Not much can be said about Terry Reid that hasn’t already been said before. For someone who was friends with Cream, CSNY, Bob Dylan, Robert Plant, Jimmy Page, Eric Burdon and David Lindley, plus a host of other famous musicians, Reid remains to this day one of the finest and yet most obscure singers of his generation.
In 1968 he teamed up with producer and Pop maker Mickie Most (for better or worse), releasing two solo albums, Bang Bang You’re Terry Reid and Terry Reid in 1969, but Most, who was more concerned with making a quick Pound or two than producing quality music, saw Reid’s talent as something to be exploited according to his own vision, rather than what Terry himself wanted, which was creative freedom.
What Reid is perhaps most well known for is that he was the singer who turned down Jimmy Page’s invitation to join the New Yardbirds, or Led Zeppelin as they would later be known as, recommending Robert Plant instead (he also purportedly rejected an offer to become the frontman of Deep Purple).
After years of touring America, and bitter legal entanglements, it wasn’t until 1973 that Reid, due to the efforts of Atlantic’s Ahmet Urtegun, was eventually freed from his original contract with Most, and allowed to issue his next album proper, a record that was two years in the making.
River, while not quite the masterpiece some make it out to be, is nevertheless a more than worthy addition to any fan of drifty, dreamy folk/rock/jazz in the vein of David Crosby’s If I Could Only Remember My Name and Tim Buckley’s Lorca (with whom Reid was also a good friend), and it’s this abstract ambience which makes River such an alluring listen.
Joining Terry on his journey was multi-instrumentalist David Lindley (steel, slide and electric guitars), Lee Miles (bass), Conrad Isidore (drums) and Willie Bobo (percussion). Reid described the title and concept for the album thus: “Every river has a bend, once round it you never know which way the current is going to flow. It starts as a spring and once you get to the sea, that’s freedom.”
Now, without sounding like a snob, the best way to experience River is on vinyl, due to there being (literally) two sides to the record. The first is all electric, while the other acoustic, meaning that the LP is divided between two different hemispheres, just as many albums were until the advent of the compact disc. Apparently, when work began in London, enough material was recorded to release three albums, however at the behest of Ertegun, Reid relocated to America hooking up with producer Tom Dowd. The finished product (for want of a better word), was like a blend of Van Morrison, Tim Buckley and John Martyn all rolled into one, with styles that range from rock, blues, jazz, bossa nova, blue-eyed soul, and even samba.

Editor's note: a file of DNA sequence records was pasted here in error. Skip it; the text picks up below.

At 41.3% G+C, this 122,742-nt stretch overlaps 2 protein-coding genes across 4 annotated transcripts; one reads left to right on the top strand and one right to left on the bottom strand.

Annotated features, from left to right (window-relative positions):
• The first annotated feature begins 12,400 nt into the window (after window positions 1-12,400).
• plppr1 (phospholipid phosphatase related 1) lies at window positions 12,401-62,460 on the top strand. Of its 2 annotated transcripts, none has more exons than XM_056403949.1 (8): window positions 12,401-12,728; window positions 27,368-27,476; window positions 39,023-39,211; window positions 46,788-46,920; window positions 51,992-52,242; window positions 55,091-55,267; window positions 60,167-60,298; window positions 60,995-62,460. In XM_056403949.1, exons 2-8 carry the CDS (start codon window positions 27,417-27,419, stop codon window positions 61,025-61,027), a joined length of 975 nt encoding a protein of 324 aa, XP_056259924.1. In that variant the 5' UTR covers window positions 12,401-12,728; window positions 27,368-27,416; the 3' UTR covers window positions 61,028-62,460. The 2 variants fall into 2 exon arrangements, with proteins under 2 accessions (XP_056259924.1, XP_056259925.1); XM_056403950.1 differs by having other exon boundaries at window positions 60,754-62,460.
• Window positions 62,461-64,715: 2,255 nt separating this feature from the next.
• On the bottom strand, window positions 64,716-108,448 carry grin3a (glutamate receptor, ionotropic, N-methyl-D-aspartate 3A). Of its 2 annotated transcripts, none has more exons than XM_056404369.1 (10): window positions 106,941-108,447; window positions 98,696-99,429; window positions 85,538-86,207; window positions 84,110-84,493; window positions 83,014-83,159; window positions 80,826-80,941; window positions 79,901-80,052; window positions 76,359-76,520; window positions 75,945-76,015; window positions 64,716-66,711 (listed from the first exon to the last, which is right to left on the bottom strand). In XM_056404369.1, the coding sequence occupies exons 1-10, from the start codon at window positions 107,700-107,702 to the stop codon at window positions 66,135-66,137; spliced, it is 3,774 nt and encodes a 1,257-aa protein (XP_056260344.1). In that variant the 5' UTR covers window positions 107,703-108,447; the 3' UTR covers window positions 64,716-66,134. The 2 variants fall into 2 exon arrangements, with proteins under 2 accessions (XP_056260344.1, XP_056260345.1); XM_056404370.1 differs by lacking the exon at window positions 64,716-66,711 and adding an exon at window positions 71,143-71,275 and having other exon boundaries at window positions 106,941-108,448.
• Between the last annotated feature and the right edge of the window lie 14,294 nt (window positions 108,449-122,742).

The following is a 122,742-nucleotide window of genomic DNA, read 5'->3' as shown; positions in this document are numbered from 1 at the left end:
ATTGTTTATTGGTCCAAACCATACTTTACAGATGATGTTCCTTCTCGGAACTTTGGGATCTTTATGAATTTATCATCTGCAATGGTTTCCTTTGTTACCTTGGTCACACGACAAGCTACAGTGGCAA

Opener “Dean” has Reid stretching his vocals, as Lindley’s steel guitar slides from one speaker to the other on top of a loose funky beat. “Avenue,” with its wobbly laid back vibe, is almost free-form in approach, like Exile era Rolling Stones, tight but sloppy. Throughout, Terry wails away like a Steve Marriot, only with even bigger lungs. The country rock of “Things to Try” could be Stephen Stills, no doubt due to Reid absorbing the Southern California lifestyle and culture.
The country rock continues on the lively “Live Life,” and serves as another vehicle for Reid’s impressive vocal abilities: “You gotta live a life of love until it drives you crazy” he cries in alongside Bobo’s intense conga playing.
Change sides and we have an entirely different album. The title track has a lovely, languid feel to it, on which Reid and band turn down the lights and relax a little, allowing the listener also to chill out, and enjoy the jazzy Brazilian atmosphere. Clearly, River is all about the moment, something which is especially prevalent on the final two numbers, the wispy, almost vaporous “Dream” and “Milestones,” both pensive reflective compositions that invoke in the listener’s mind visions of David Crosby’s 1971 solo album, albeit without the hazy Laurel Canyon ambition.
To some, River might seem like some meandering incoherent mess, but such a description would be unfair, not just to Reid, but to the overall quality of the music itself. And though despite its virtues, the LP came and went without hardly causing a ripple, disappearing almost entirely without a trace, which is a shame, because Terry Reid, despite career setbacks, was one of the most significant vocal talents to emerge out of England in the ‘60s and ‘70s, an artist who never really received the commercial recognition he deserved.